irish shortbread recipe

Irish Shortbread

Irish Shortbread

If you are looking for an Irish dessert for St. Patrick’s Day, you might want to make these shortbread cookies. They are everything a shortbread should be. They have the classic shortbread crumbly, tender texture that is buttery at the same time. I think the phrase is melt in your mouth.

These are a little different than other shortbread, though. For starters, you add cornstarch to the dough. The cornstarch helps the cookie to be extra tender. You also melt the butter before adding it to the rest of the ingredients.

It could not get any easier. I pressed the dough into a 9×9-inch pan to bake. Once in the pan, I score the dough before baking, then cut the shortbread again once baked and cooled.

I will say that shortbread aren’t the prettiest cookies on the plate- but they are wonderfully tasty.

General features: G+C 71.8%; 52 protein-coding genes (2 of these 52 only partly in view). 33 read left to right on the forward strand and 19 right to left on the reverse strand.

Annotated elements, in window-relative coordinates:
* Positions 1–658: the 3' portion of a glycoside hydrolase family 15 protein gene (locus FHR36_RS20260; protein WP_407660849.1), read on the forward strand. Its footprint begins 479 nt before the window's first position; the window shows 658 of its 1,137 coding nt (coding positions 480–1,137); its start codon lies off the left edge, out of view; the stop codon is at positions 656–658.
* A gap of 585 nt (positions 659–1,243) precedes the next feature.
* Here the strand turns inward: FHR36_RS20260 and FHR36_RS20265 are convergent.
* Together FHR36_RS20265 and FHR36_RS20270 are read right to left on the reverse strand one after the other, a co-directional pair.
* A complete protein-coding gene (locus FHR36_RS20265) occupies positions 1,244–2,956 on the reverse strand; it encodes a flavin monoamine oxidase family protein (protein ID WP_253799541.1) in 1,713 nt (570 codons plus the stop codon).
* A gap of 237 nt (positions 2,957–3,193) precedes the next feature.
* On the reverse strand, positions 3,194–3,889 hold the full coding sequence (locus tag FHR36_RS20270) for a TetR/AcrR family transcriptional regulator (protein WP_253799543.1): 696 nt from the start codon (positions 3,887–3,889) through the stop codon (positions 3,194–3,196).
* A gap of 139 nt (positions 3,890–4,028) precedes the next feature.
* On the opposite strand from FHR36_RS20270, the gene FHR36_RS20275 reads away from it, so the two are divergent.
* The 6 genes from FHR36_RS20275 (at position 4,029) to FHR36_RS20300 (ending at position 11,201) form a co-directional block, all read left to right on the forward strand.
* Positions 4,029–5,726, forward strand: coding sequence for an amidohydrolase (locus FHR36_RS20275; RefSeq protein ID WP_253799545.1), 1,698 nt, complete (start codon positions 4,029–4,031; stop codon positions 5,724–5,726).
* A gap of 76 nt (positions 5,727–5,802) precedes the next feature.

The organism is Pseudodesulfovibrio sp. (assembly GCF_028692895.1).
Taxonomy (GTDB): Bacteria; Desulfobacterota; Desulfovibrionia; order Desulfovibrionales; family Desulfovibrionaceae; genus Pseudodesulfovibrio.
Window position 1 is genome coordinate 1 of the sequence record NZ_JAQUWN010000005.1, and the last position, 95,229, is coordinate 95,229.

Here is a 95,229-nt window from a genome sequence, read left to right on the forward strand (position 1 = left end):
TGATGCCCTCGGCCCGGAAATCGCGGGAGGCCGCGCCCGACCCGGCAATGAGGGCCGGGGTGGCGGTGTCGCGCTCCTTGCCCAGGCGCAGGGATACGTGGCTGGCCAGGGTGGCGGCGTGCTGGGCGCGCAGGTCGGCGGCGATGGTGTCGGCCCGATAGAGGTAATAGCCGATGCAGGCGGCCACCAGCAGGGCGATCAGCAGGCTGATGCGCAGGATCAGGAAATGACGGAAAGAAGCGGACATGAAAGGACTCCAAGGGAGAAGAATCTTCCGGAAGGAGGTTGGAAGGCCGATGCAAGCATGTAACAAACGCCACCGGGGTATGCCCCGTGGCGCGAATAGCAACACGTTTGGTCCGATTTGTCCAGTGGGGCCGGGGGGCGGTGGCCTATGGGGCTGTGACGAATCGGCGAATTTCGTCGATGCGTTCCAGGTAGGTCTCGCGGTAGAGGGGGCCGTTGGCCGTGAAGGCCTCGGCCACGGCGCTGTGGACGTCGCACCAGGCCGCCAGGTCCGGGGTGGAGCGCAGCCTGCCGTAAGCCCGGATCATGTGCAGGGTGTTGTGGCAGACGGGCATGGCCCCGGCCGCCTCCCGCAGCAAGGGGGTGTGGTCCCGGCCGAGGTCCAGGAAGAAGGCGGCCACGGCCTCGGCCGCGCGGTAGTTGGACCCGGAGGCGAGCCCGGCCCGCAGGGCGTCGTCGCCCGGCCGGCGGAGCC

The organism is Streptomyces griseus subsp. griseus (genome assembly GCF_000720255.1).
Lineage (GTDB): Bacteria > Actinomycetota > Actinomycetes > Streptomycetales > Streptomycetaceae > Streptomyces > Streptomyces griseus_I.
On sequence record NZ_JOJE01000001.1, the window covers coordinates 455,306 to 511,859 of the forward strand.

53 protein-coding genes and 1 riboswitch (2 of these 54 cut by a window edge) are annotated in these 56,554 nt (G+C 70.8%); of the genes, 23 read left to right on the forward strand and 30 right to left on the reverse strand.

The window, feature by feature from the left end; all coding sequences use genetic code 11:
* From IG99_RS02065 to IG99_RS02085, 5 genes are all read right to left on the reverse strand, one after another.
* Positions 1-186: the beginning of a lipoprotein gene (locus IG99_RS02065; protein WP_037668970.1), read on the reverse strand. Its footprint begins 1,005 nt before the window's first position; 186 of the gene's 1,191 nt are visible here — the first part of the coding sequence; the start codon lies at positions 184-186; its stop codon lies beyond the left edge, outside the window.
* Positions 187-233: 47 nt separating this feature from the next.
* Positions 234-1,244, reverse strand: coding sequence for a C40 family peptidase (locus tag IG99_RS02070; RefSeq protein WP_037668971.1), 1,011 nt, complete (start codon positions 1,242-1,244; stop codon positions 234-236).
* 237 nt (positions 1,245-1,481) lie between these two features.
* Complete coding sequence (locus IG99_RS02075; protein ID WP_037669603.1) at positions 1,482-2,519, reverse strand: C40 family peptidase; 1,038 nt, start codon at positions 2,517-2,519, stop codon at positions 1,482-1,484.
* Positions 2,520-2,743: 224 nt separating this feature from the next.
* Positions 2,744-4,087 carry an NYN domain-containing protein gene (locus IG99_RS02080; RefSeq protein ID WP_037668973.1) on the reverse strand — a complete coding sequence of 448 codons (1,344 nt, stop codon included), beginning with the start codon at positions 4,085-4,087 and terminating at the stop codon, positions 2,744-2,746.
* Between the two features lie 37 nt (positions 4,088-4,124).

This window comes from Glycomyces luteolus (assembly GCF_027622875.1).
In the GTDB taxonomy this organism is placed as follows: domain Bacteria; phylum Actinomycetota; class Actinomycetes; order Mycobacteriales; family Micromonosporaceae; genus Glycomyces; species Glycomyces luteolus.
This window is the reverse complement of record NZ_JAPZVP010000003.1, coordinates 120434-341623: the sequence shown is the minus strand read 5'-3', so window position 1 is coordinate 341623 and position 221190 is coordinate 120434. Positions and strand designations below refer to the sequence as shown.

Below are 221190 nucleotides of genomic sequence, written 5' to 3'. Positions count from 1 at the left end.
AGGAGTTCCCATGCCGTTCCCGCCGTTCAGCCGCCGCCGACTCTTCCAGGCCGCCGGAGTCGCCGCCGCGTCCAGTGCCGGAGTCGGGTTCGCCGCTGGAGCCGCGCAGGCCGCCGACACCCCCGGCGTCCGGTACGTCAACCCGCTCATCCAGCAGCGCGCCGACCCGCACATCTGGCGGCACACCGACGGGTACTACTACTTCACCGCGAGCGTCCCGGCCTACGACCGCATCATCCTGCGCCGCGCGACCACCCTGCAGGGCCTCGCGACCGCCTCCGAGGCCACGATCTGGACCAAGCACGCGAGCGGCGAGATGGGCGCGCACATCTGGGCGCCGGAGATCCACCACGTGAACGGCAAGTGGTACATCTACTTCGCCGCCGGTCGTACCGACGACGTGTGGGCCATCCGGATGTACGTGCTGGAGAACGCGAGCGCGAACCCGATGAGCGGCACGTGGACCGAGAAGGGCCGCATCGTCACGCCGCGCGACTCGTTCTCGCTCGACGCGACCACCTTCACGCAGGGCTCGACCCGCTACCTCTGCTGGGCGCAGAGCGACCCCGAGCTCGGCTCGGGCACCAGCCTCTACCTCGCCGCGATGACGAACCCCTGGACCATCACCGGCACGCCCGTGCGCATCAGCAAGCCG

So here is the recipe. They also call for self-rising flour. If you don’t have self-rising flour- the recipe for making your own follows the shortbread recipe.

 

 

Irish Shortbread

1 c. butter (preferably unsalted)

2 1/4 c. self- rising flour (see note)

3/4 c. cornstarch

1/3 c. sugar, plus extra for sprinkling on top

 

Melt butter and allow to cool slightly. In medium bowl combine remaining ingredients. Stir in butter and mix until dry ingredients are thoroughly coated. Press into 7×11-inch glass pan (8×8 or 9×9-inch pans are OK). Sprinkle with extra sugar and score with a knife into 1×1-inch pieces. Bake in a preheated 325-degree oven for 30-40 minutes, until edges begin to brown. Cool in pan and cut on score marks. Makes about 6 dozen squares, depending in pan size used.

Note: If you don’t want to buy self-rising flour here is an easy recipe to make your own. It works in any recipe that calls for self-rising flour.

 

Self-Rising Flour

8 c. flour

5 T. Baking powder

2 T. sugar

1 T. salt

Combine all ingredients and store in an airtight container. Keeps for several months.

 

Right out of the oven